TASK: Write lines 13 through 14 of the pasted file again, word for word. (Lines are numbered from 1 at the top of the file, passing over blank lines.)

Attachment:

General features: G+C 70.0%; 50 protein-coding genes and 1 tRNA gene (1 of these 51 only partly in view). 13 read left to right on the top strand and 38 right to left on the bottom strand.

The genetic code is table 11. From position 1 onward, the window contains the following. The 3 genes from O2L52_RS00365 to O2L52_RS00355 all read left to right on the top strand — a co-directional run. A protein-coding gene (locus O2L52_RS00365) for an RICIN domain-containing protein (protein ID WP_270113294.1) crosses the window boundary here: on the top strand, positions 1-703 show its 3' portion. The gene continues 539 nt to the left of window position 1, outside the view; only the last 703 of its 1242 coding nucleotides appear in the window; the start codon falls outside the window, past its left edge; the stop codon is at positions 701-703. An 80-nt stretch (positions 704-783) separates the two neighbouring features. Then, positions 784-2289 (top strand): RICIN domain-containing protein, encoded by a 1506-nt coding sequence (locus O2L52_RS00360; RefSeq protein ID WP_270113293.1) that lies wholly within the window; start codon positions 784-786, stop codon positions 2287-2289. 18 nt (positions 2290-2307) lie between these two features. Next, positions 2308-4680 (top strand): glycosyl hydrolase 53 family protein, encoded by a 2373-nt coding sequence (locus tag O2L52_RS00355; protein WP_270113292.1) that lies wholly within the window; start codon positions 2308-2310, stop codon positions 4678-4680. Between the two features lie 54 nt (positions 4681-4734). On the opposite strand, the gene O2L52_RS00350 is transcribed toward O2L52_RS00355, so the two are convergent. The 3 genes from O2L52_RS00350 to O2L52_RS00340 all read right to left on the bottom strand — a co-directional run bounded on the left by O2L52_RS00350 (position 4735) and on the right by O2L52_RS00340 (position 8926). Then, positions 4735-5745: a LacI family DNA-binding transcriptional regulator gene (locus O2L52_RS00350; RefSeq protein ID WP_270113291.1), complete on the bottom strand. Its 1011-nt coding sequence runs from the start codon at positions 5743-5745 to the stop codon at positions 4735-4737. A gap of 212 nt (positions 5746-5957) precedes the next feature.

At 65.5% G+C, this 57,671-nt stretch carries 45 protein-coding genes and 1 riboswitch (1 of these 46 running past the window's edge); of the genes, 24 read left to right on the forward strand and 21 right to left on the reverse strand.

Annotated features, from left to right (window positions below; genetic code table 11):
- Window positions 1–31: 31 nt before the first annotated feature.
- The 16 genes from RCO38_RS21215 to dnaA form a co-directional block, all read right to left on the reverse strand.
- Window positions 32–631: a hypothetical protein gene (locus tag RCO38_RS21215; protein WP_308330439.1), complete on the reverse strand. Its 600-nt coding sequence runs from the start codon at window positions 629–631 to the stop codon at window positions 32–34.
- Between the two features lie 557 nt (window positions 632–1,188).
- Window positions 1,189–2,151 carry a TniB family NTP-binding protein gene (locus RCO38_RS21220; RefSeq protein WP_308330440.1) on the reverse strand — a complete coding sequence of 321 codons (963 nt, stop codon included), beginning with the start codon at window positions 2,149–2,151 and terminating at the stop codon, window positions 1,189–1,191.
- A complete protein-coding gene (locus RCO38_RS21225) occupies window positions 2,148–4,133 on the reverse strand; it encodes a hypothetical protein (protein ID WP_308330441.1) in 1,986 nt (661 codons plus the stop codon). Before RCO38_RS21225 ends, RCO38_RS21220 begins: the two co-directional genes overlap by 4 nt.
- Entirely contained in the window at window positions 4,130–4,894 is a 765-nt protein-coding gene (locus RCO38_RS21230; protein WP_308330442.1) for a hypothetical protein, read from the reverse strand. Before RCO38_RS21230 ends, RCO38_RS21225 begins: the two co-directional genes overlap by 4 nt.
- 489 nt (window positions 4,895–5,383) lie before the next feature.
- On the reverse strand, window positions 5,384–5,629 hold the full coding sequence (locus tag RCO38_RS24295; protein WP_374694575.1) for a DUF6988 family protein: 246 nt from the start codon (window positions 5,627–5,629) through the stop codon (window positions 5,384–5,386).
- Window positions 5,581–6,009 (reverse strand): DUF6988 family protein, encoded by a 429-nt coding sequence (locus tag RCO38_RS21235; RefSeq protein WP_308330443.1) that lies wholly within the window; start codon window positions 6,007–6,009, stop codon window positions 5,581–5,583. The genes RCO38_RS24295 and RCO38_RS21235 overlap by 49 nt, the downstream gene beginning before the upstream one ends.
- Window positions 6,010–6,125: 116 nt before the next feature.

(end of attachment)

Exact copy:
- On the reverse strand, window positions 5,384–5,629 hold the full coding sequence (locus tag RCO38_RS24295; protein WP_374694575.1) for a DUF6988 family protein: 246 nt from the start codon (window positions 5,627–5,629) through the stop codon (window positions 5,384–5,386).
- Window positions 5,581–6,009 (reverse strand): DUF6988 family protein, encoded by a 429-nt coding sequence (locus tag RCO38_RS21235; RefSeq protein WP_308330443.1) that lies wholly within the window; start codon window positions 6,007–6,009, stop codon window positions 5,581–5,583. The genes RCO38_RS24295 and RCO38_RS21235 overlap by 49 nt, the downstream gene beginning before the upstream one ends.